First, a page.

More than 70% of the $350 million in state business grants to be awarded on Long Island over the next few years are reserved for building projects that will boost the economy, according to guidelines approved on Thursday.

Applications for the grant money will be available in the next couple of days from the Hauppauge office of Empire State Development, the state’s primary business-aid agency, an ESD official said.

The grants are part of the Long Island Investment Fund, or LIIF, which was a last-minute addition to the 2022-23 state budget.

LIIF consists of three pots of money. The largest, $250 million, is reserved for “transformative projects” such as large-scale real estate developments. Up to four projects will receive $25 million each and up to 30 projects will receive $5 million each, the guidelines state.

Construction must start within three years of the project receiving a grant or must be completed within seven years. The money can be used for business expansions, research and development laboratories and new buildings on college campuses — but not for facilities that will only be used for housing, medical services or retail sales, according to the guidelines.

“These projects must have the potential to develop or redevelop communities and sites into transformative job-creation engines,” the guidelines state.

A grant cannot represent more than 50% of the project’s total cost.

Kevin Law, the new ESD chairman and a partner in the Tritec Real Estate Co. in East Setauket, said, “These guidelines [will] make sure that criteria is met. So, by the time [the projects] arrive at the board we know [they] have been properly vetted,” he said before the ESD board unanimously approved the guidelines during a virtual meeting.

The Long Island Regional Economic Development Council will review the LIIF applications. The council has helped to determine how state business grants and tax breaks are distributed in Nassau and Suffolk counties since 2011.

Council director Cara Longworth told the ESD board on Thursday that the LIIF grant application will be “posted on our website hopefully by tomorrow or certainly within the next few days.” The form may be found at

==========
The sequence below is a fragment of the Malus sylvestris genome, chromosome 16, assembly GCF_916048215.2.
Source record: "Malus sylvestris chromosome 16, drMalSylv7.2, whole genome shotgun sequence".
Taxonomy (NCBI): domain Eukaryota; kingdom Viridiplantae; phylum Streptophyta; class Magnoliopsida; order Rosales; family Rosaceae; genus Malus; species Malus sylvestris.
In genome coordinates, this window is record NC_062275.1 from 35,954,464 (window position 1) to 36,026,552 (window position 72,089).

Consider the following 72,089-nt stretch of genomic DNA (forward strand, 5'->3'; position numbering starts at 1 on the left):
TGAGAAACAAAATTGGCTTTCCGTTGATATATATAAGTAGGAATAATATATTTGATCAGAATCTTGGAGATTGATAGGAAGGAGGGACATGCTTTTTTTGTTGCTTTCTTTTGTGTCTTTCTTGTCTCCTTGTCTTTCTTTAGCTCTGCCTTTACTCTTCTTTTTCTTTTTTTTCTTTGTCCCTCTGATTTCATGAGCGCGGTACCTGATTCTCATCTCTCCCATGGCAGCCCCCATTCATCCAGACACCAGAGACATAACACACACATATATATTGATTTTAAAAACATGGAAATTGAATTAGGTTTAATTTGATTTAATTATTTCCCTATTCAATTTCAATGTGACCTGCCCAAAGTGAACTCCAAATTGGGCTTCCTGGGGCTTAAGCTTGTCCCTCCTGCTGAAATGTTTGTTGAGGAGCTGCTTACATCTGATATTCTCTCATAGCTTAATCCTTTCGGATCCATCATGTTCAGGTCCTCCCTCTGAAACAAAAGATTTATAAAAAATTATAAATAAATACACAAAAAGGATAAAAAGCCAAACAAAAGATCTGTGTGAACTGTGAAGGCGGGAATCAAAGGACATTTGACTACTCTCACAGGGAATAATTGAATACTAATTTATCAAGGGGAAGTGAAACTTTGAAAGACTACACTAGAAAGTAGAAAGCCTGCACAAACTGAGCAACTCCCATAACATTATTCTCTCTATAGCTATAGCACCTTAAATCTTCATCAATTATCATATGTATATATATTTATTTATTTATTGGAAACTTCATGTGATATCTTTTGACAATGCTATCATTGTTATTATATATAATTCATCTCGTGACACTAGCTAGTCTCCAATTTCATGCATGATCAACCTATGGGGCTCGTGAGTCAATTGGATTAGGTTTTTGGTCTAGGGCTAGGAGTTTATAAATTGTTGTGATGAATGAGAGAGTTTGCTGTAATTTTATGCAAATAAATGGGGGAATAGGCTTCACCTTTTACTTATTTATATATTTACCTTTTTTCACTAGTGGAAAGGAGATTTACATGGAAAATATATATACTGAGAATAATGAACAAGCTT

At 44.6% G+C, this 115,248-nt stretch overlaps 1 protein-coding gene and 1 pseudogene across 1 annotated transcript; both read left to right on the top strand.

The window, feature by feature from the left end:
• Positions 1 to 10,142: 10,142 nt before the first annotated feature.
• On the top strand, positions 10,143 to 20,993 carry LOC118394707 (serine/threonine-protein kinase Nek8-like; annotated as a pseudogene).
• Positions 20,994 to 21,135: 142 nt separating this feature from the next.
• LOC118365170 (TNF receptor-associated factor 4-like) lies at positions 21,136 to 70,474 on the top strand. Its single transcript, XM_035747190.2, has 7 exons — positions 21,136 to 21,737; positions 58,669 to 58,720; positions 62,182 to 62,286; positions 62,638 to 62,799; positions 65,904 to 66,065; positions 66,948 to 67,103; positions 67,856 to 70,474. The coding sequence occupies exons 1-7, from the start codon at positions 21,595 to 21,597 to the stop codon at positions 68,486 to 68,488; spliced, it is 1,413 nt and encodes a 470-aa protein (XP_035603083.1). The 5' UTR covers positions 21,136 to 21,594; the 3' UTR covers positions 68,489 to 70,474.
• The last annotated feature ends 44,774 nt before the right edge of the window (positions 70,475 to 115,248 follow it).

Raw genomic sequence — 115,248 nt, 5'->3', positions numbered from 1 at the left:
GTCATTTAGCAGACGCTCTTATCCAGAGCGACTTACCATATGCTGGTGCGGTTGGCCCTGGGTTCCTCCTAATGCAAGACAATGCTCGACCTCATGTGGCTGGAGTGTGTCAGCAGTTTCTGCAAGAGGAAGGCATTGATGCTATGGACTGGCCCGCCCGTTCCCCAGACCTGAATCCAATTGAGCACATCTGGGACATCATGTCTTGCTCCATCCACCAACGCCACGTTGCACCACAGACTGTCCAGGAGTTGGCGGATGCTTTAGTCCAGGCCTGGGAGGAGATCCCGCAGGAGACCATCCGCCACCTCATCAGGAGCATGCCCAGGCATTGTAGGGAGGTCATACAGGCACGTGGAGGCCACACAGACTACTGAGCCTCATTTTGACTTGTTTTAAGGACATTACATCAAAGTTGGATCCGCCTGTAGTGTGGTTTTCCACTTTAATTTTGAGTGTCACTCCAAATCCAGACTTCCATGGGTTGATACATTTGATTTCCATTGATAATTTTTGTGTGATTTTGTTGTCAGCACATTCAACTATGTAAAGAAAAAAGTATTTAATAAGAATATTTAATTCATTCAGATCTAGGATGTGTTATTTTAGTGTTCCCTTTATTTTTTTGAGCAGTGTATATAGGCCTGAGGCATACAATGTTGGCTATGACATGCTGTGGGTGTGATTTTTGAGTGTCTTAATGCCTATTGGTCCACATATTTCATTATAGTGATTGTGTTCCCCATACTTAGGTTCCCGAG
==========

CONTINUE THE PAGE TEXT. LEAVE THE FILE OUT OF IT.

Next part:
Projects seeking state support will be prioritized based on whether they have been endorsed by the development council and have letters of support from the state senator and Assembly member who represent the project site, according to state officials.

Sen. Anna Kaplan (D-Great Neck), chair of the Senate’s commerce and economic development committee, said, “At a time when there is so much uncertainty in our economy … the [LIIF] provides a golden opportunity to invest in big projects that will make our region more attractive for private investment, make our communities more vibrant, and support significant job creation,” she told Newsday.

Sen. Jim Gaughran (D-Northport) agreed, saying, “As we emerge from the pandemic, the investment fund will put shovels into the ground for many of the projects that have long been on hold.”

Besides the $250 million for construction projects, the guidelines earmark $50 million each for technology startups and skills training for workers.

A business plan competition will be held annually for five years for startups in biotechnology, health technology and medical devices. There also will be one or more “regional workforce training centers” established to equip job seekers with the skills that employers need.

ESD will solicit proposals from groups to run the competition and the training centers, an agency official said on Thursday.

The LIIF is similar to a $550 million Transformative Investment Program, which was established in the 2015-16 state budget.

That money was spent on 18 projects. The largest amounts went to Nassau Hub improvements in Uniondale, $131 million; a center for innovation in medicine and engineering at Stony Brook University, $75 million; research facilities at Cold Spring Harbor Laboratory, $55 million, and parking garages at the Ronkonkoma Hub, $50 million.


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